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How to Protect Your Privacy

"Why am I getting all these telemarketing calls and direct mail offers? And how do they know I just had a baby?"

"A car dealership sent me a letter offering me a deal on a new car. It mentions the exact amount I owe on my car loan. I thought that was a private matter between me and my bank!"

"Someone is using my name and Social Security number to apply for credit card accounts. Debt collectors keep calling me about accounts that I didn't open."

Consumers are becoming more concerned about their privacy. They are finding that personal information about themselves–including their names, addresses, birthdates, income, and purchases–is being traded and sold among many different companies for marketing purposes. In addition, many consumers have been victimized by con artists who stole their personal information and used it to get credit cards and loans. "Identity theft" is one of the fastest-growing crimes in the United States.

Here are some ways to protect your personal information:

Limit the amount of personal information you disclose. When filling out forms or making a purchase, give only information that is necessary. If you don't understand why the information is needed, ask.

Protect your Social Security number. Don't carry your Social Security card in your wallet, and don't print the number on your checks. Give your number only when absolutely necessary–ask to use other types of identification when possible.

Don't leave personal information where others can see it. At home, be cautious about where you leave personal information such as bank statements, particularly if you have roommates, employees in the home, or are having service work done to your home.

Don't disclose personal information to strangers on the phone. Many scams involve callers who say they represent your bank or credit card issuer and need to verify your account information. Even "research surveys" that ask for personal information can be a scam or merely a way to add you to a marketing list.

Be careful with your trash and your mail. Tear up or shred items you are discarding that contain sensitive information, such as credit card receipts, bank statements or credit card offers. Keep an eye on your mail. Mailbox thieves can steal credit card offers, then apply for credit in your name. They can also steal both incoming and outgoing mail in order to find sensitive information that might be on bill payments, for example. If mail disappears, get a locking mailbox and take your outgoing mail to a U.S. Mailbox or the post office.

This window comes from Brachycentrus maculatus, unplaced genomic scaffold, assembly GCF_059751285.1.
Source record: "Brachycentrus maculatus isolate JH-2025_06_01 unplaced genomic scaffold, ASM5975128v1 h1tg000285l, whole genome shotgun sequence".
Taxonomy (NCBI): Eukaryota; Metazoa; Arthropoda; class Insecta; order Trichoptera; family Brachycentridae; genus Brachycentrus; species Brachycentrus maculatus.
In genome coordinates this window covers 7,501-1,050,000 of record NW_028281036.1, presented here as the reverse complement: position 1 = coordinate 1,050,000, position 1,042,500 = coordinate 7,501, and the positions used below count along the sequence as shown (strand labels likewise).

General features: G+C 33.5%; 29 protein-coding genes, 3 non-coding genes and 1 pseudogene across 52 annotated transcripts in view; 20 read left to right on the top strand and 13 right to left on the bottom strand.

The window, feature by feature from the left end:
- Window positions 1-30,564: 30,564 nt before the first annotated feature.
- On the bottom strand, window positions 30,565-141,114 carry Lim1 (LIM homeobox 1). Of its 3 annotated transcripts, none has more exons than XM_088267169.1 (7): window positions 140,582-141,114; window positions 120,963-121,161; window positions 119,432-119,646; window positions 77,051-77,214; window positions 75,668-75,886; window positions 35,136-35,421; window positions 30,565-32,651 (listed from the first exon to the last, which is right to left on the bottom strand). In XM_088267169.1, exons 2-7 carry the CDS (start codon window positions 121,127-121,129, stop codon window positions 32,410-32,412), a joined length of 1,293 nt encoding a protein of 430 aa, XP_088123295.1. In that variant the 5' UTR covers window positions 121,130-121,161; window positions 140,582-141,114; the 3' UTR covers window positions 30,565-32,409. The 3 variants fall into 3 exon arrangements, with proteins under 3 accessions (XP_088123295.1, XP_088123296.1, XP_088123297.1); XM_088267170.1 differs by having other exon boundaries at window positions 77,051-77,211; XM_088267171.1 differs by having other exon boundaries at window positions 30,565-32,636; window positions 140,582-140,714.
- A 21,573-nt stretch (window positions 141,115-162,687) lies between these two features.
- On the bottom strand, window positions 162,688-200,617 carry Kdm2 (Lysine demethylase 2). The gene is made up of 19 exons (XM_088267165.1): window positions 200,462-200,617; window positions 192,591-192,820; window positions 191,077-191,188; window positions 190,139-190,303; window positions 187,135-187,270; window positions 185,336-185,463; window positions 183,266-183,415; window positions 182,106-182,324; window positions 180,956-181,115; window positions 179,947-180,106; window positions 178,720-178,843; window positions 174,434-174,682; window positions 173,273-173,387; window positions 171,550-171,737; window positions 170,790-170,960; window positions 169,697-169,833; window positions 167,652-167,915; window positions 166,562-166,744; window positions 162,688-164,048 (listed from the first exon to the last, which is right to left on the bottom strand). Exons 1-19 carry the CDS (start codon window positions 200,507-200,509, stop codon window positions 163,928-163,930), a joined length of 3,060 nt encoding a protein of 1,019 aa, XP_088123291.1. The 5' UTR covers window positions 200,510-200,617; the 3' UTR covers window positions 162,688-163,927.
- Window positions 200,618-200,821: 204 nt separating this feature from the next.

Use your right to "opt-out." Each bank, credit card company or other financial institution with which you have an account must send you a copy of its privacy policy each year (you can also request a copy at any time). Follow the directions to "opt out" of having the company share your personal information with other companies.

Remove your name from national mailing lists. Register with the Direct Marketing Association's Mail Preference Service. Your name will remain on this "delete file" for five years. Send your name and address to: DMA Mail Preference Service, P.O. Box 643, Carmel, NY 10512.

Get off the lists for receiving pre-approved offers of credit. You can tell all three major credit reporting agencies–Equifax, Experian and Trans Union–to remove your name from these lists by calling, toll-free, 1-888-5-OPT-OUT.

Request no sharing with third parties.Whenever you order a magazine, buy something from a mail order company or an online company, or donate to a charity, tell them you don't want them to share your name and address with other businesses or charities.

Avoid entering drawings and sweepstakes. The purpose of many of these contests is to compile names and addresses for marketing purposes. Similarly, don't fill out warranty or product registration cards. Your receipt will ensure that you are covered by the warranty if the item is defective.

Pay with cash. If you don't want to create a database record of your purchases, pay with cash rather than a credit card, and don't use "savings club" cards.

Give your credit card or bank account numbers only to Web sites that offer secure, encrypted transactions. Never give personal information–such as your Social Security number, credit card number, or address–to unknown companies. Read the privacy policy of Web sites you visit. Before signing up for "members only" access, or entering information about yourself, read the privacy policy. If the policy says the site may share your information with other businesses, or if there is no privacy policy, consider whether you're willing to have information the site collects about you shared or sold.

Be cautious about revealing sensitive information online. That includes in e-mail, chat rooms, bulletin boards or in your personal Web site.

Don't respond to spam e-mail, even to "opt-out" of future e-mails. This may just identify you as a "live" contact and encourage them to send you more messages.

Once a year, order a copy of your credit report. This is a good way to check that no one is using your identity to get credit. Maryland residents are entitled to two free copies per year from the three major credit reporting agencies: Equifax 1-800-685-1111, Experian 1-888-397-3742; and Trans Union 1-800-888-4213 (all toll-free numbers).

For more information on credit reports, go to our website at http://www.oag.state.md.us/consumer/edge121.htm.

January 2011

Maryland Attorney General's Consumer Protection Division
Consumer hotline: (410) 528-8662 or 1 (888) 743-0023 toll-free

 
 

Attorney General of Maryland 1 (888) 743-0023 toll-free / TDD: (410) 576-6372
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